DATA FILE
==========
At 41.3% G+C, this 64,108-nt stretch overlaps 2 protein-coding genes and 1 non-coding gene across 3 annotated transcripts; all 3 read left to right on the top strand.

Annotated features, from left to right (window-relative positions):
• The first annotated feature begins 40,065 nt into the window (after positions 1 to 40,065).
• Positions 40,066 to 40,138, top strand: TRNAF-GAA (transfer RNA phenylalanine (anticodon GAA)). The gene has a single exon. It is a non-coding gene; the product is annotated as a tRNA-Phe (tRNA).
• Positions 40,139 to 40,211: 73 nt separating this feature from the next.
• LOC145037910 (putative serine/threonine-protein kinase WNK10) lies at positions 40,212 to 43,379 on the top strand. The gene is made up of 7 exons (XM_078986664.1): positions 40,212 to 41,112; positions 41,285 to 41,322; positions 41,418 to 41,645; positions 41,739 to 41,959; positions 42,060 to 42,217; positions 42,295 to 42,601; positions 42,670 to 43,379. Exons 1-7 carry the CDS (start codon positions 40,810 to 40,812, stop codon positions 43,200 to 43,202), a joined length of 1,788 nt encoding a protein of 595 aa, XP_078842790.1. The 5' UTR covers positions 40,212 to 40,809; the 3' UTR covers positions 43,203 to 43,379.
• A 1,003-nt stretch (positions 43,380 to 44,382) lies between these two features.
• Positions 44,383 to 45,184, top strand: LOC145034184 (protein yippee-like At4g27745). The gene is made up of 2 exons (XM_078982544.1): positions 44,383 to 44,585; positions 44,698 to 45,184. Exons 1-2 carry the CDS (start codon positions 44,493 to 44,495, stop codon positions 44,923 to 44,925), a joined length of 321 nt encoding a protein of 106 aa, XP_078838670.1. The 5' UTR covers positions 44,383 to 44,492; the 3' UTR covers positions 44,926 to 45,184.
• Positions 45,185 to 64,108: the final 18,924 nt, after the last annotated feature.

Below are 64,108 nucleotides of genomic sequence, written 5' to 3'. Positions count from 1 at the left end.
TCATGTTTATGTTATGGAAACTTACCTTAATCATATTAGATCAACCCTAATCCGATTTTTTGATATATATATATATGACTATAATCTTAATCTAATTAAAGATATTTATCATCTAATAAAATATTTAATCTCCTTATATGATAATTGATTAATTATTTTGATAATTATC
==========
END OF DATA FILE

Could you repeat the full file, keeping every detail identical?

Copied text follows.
At 41.3% G+C, this 64,108-nt stretch overlaps 2 protein-coding genes and 1 non-coding gene across 3 annotated transcripts; all 3 read left to right on the top strand.

Annotated features, from left to right (window-relative positions):
• The first annotated feature begins 40,065 nt into the window (after positions 1 to 40,065).
• Positions 40,066 to 40,138, top strand: TRNAF-GAA (transfer RNA phenylalanine (anticodon GAA)). The gene has a single exon. It is a non-coding gene; the product is annotated as a tRNA-Phe (tRNA).
• Positions 40,139 to 40,211: 73 nt separating this feature from the next.
• LOC145037910 (putative serine/threonine-protein kinase WNK10) lies at positions 40,212 to 43,379 on the top strand. The gene is made up of 7 exons (XM_078986664.1): positions 40,212 to 41,112; positions 41,285 to 41,322; positions 41,418 to 41,645; positions 41,739 to 41,959; positions 42,060 to 42,217; positions 42,295 to 42,601; positions 42,670 to 43,379. Exons 1-7 carry the CDS (start codon positions 40,810 to 40,812, stop codon positions 43,200 to 43,202), a joined length of 1,788 nt encoding a protein of 595 aa, XP_078842790.1. The 5' UTR covers positions 40,212 to 40,809; the 3' UTR covers positions 43,203 to 43,379.
• A 1,003-nt stretch (positions 43,380 to 44,382) lies between these two features.
• Positions 44,383 to 45,184, top strand: LOC145034184 (protein yippee-like At4g27745). The gene is made up of 2 exons (XM_078982544.1): positions 44,383 to 44,585; positions 44,698 to 45,184. Exons 1-2 carry the CDS (start codon positions 44,493 to 44,495, stop codon positions 44,923 to 44,925), a joined length of 321 nt encoding a protein of 106 aa, XP_078838670.1. The 5' UTR covers positions 44,383 to 44,492; the 3' UTR covers positions 44,926 to 45,184.
• Positions 45,185 to 64,108: the final 18,924 nt, after the last annotated feature.

Below are 64,108 nucleotides of genomic sequence, written 5' to 3'. Positions count from 1 at the left end.
TCATGTTTATGTTATGGAAACTTACCTTAATCATATTAGATCAACCCTAATCCGATTTTTTGATATATATATATATGACTATAATCTTAATCTAATTAAAGATATTTATCATCTAATAAAATATTTAATCTCCTTATATGATAATTGATTAATTATTTTGATAATTATC